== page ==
Black and White Bloch

Black and White Bloch

The study of mainstream magnetism is firmly rooted in the era of “Black and White” movies.

This probably explains why the perennial classic “Magnetism – An Introductory Survey” by E. W. Lee is still available on Amazon 50 years after it was first published in 1963.

Magnetism - E W Lee

Unfortunately, the black and white movies from the 1950s and 60s are generally classed as low budget “B Movies” because the Technicolor motion picture process was invented in 1916.

Therefore, a Technicolor makeover of mainstream magnetism is long overdue.

Black and White Magnetism

The initial step in the makeover is to colourise the classic black and white “iron fillings” image to reveal any additional details that may be obscured in the original two tone image.

Changing the contiguous “white space” around the North Pole to “red space” and the contiguous “white space” around the South Pole to “blue space” reveals additional layers of information.

a) There is no contiguous “white space” that connects the North Pole to the South Pole.

b) The North Pole “white space” is marginally stronger than the South Pole “white space”.

c) A central demilitarised zone of “white space” is clearly observable [colour coded yellow].

Magnetic Field Lines - Colour Coded

Although the above exercise is not totally objective it does clearly illustrate that the original “black and white” imagery is visually misleading.

The sceptical reader [with the aid of a graphics package] should verify these results for themselves.

The intriguing central demilitarised zone of “white space” clearly depicts a transition zone where many of the black lines [iron fillings] clearly branch and terminate.

This is very suggestive of a Bloch Wall.

A Bloch wall is a narrow transition region at the boundary between magnetic domains, over which the magnetization changes from its value in one domain to that in the next, named after the physicist Felix Bloch.

Bloch domain walls appear in bulk materials, i.e. when sizes of magnetic material are considerably larger than domain wall width (according to the width definition of Lilley).

Investigating this central demilitarised zone can be very easily [and very cheaply] achieved by using a sewing needle and eight “button” magnets stacked together to form a cylinder magnet.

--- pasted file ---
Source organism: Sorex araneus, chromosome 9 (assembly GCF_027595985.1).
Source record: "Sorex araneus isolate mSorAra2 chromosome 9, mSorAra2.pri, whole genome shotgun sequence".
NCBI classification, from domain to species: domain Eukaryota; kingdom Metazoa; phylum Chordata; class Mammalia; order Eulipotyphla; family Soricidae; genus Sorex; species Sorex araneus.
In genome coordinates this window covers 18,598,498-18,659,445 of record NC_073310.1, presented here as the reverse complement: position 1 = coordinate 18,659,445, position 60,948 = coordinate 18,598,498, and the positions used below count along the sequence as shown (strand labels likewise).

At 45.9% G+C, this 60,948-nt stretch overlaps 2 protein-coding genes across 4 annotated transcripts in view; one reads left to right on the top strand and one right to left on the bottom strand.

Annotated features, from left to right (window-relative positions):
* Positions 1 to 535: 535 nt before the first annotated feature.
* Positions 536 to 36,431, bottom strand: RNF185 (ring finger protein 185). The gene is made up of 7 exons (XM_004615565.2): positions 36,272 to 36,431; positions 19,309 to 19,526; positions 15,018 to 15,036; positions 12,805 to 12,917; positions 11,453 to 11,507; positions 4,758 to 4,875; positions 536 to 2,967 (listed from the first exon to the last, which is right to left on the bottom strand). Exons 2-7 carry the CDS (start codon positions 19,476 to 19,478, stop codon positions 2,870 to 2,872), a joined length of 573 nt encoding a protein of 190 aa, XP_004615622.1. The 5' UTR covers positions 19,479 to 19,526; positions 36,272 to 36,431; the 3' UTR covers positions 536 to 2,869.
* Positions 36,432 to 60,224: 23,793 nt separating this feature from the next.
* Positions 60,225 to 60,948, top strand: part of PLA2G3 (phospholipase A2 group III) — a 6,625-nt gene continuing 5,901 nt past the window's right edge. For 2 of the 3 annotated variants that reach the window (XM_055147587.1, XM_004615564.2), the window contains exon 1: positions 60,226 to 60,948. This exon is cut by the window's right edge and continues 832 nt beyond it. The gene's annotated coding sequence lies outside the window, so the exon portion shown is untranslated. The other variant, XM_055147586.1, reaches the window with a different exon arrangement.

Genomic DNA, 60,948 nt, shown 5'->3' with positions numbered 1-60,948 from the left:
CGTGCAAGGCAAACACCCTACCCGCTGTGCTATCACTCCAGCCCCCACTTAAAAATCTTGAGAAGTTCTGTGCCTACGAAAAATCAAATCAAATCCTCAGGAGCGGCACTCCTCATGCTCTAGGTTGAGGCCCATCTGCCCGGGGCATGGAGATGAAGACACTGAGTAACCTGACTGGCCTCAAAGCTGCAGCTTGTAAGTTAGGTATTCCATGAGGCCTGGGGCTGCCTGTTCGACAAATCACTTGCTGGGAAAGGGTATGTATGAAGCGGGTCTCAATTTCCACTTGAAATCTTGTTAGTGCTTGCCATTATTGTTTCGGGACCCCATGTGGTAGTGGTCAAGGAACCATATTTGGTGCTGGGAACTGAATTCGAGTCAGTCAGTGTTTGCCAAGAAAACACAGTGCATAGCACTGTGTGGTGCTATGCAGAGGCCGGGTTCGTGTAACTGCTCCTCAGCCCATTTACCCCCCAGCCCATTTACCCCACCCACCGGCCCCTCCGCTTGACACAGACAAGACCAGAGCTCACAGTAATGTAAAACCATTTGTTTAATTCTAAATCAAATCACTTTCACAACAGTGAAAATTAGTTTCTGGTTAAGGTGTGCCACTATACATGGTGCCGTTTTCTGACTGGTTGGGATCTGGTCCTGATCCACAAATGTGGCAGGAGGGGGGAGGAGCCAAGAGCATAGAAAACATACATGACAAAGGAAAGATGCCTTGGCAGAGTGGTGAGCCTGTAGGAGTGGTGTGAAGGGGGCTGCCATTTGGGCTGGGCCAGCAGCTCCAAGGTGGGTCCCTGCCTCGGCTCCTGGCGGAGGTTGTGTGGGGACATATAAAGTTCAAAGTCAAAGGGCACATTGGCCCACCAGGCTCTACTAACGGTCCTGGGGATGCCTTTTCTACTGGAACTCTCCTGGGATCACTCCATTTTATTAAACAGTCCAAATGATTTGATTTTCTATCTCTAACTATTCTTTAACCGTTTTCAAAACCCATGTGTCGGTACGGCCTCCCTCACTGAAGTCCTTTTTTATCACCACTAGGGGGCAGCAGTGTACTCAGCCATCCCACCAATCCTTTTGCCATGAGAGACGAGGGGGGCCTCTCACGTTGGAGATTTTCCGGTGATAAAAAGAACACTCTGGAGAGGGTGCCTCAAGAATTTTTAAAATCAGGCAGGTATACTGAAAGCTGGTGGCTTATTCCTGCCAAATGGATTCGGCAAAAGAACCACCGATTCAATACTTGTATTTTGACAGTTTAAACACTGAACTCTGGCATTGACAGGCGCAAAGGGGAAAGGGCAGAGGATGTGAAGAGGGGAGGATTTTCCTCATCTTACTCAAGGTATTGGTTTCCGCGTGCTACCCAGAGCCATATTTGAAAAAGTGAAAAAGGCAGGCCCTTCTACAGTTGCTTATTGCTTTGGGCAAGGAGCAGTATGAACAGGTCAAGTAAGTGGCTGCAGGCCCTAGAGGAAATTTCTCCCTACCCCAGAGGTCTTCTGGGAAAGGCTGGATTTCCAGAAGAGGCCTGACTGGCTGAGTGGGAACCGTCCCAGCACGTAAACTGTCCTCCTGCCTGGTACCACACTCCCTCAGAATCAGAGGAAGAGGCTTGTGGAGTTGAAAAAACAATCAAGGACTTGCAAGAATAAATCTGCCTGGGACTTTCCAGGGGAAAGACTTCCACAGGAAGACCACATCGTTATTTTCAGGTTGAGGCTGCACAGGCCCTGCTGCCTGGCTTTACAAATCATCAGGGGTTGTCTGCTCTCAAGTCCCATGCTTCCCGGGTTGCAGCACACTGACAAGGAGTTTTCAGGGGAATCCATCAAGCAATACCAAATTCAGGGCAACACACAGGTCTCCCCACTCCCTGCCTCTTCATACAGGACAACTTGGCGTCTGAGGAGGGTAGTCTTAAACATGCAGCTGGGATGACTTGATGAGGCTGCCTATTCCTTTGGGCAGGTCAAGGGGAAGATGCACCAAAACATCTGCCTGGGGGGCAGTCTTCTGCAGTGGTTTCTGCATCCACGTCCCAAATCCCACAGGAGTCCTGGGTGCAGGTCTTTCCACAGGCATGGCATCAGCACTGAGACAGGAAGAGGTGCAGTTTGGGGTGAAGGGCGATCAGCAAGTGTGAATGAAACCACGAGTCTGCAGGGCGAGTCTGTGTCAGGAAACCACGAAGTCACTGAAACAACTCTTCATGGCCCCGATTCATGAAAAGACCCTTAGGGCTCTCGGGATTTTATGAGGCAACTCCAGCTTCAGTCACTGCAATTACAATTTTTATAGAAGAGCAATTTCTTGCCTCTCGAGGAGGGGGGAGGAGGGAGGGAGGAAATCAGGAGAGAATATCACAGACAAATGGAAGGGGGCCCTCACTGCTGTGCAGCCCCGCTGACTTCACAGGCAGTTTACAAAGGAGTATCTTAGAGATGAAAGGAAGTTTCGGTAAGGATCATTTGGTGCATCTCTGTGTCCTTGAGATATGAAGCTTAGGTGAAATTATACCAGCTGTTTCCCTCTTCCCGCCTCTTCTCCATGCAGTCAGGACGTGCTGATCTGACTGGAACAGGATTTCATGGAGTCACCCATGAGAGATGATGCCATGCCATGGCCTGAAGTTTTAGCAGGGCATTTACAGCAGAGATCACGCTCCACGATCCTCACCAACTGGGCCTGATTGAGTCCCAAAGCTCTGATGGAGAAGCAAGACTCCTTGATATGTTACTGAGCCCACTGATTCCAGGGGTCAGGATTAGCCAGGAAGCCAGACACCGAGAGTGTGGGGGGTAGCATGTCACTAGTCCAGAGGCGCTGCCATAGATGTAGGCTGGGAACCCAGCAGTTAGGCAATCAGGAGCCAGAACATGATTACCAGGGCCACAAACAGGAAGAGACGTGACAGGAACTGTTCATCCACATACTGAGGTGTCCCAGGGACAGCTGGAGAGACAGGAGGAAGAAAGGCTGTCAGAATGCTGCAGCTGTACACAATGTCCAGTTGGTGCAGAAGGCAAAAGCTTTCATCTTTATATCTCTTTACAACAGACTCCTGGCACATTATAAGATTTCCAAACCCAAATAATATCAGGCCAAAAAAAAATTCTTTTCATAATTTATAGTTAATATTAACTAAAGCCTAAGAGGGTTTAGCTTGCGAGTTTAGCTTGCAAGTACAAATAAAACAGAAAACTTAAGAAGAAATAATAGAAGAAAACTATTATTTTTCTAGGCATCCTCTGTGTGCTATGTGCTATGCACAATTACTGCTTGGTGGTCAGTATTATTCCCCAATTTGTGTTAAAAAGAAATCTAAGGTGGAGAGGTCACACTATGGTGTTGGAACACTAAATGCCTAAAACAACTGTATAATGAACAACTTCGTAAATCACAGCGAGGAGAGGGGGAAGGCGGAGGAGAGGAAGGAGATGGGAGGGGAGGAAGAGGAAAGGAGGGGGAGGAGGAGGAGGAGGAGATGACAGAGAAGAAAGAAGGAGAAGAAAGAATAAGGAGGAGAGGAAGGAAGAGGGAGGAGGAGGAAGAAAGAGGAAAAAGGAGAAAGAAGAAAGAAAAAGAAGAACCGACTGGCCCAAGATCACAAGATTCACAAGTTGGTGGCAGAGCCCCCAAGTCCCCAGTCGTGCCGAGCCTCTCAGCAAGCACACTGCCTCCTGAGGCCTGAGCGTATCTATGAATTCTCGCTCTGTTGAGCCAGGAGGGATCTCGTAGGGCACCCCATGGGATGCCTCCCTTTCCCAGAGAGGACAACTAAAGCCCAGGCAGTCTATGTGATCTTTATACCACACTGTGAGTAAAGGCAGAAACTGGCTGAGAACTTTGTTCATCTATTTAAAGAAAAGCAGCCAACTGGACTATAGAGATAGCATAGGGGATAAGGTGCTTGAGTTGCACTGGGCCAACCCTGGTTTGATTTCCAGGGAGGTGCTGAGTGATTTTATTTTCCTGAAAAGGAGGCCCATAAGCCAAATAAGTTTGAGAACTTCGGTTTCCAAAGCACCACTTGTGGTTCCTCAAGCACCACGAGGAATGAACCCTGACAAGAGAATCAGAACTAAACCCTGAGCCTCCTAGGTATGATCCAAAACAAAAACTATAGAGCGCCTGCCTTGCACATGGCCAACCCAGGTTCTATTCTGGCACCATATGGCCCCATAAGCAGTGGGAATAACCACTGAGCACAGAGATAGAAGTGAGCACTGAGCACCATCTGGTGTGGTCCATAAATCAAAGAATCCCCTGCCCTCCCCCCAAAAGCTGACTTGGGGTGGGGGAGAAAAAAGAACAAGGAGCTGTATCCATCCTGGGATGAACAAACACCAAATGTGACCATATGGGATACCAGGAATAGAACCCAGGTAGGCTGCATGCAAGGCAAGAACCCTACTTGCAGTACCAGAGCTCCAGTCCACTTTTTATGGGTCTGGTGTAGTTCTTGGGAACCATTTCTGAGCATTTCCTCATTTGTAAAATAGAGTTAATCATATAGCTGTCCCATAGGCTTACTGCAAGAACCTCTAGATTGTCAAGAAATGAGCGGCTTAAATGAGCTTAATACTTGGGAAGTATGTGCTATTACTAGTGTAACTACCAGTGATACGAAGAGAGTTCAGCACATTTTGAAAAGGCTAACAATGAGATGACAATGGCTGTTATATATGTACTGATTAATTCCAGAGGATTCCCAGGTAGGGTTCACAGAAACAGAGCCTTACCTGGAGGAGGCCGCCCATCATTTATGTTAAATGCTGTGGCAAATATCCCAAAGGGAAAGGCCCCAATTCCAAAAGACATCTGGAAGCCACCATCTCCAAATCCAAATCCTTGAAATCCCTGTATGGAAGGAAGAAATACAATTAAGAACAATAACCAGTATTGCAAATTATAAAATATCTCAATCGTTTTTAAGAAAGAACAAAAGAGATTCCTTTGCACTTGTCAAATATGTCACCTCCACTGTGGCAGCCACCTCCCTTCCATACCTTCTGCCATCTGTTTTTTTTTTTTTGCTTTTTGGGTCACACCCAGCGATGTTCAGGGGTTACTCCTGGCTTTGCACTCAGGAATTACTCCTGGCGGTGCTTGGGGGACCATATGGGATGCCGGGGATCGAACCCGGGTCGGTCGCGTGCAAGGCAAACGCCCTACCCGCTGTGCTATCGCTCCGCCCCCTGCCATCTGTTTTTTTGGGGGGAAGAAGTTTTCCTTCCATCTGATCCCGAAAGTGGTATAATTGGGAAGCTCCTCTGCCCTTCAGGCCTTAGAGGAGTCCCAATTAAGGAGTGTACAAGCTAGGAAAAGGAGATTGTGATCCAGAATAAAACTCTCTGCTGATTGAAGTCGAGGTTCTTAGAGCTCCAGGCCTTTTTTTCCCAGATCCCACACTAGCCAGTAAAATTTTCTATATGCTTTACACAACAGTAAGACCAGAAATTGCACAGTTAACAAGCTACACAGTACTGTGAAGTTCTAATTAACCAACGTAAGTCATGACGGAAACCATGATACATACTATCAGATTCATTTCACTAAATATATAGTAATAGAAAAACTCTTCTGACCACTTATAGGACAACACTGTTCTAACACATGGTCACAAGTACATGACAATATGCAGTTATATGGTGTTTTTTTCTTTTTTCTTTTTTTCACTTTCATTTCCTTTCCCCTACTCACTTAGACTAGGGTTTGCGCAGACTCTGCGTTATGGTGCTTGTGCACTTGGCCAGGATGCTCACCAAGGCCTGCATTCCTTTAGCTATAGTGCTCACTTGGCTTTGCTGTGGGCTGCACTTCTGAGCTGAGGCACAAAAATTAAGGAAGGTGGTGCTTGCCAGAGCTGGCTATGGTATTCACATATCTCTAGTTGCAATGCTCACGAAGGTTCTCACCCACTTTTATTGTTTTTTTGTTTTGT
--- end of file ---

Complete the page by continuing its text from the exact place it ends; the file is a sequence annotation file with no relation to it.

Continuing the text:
The presence [or not] of the Bloch Wall [central demilitarised zone] is then determined by holding the blunt end of the sewing needle [between two fingers] whilst [repeatedly] running the sharp tip of the sewing needle along the side of the cylinder magnet from pole to pole.


The experimental results clearly demonstrate:

1) The Bloch Wall is easily located at the centre of the cylinder magnet as the point where the magnet “tug” on the needle suddenly changes direction. The sudden switch of direction in the magnetic “tug” makes it difficult to position the tip of the needle exactly on the Bloch Wall.

2) Between the Bloch Wall and the North Pole the magnetic “tug” is towards the centre of the North Pole.

3) Between the Bloch Wall and the South Pole the magnetic “tug” is towards the centre of the South Pole.

Extending the experimentation by dangling the sewing needle by a piece of thread above the cylinder magnet enables the observation of the arching trajectories of the magnetic force and enables the Magnetic Lines of Force [for a cylinder magnet] to be clearly documented.

Magnetic Lines of Force

The illustration [based upon experimental results] clearly differs from mainstream magnetism.

The sceptical reader should simply replicate the experiment for themselves with a sewing needle that isn’t permanently magnetised.

This entry was posted in Astrophysics, Geomagnetism, Magnetism, Science, Vortices. Bookmark the permalink.

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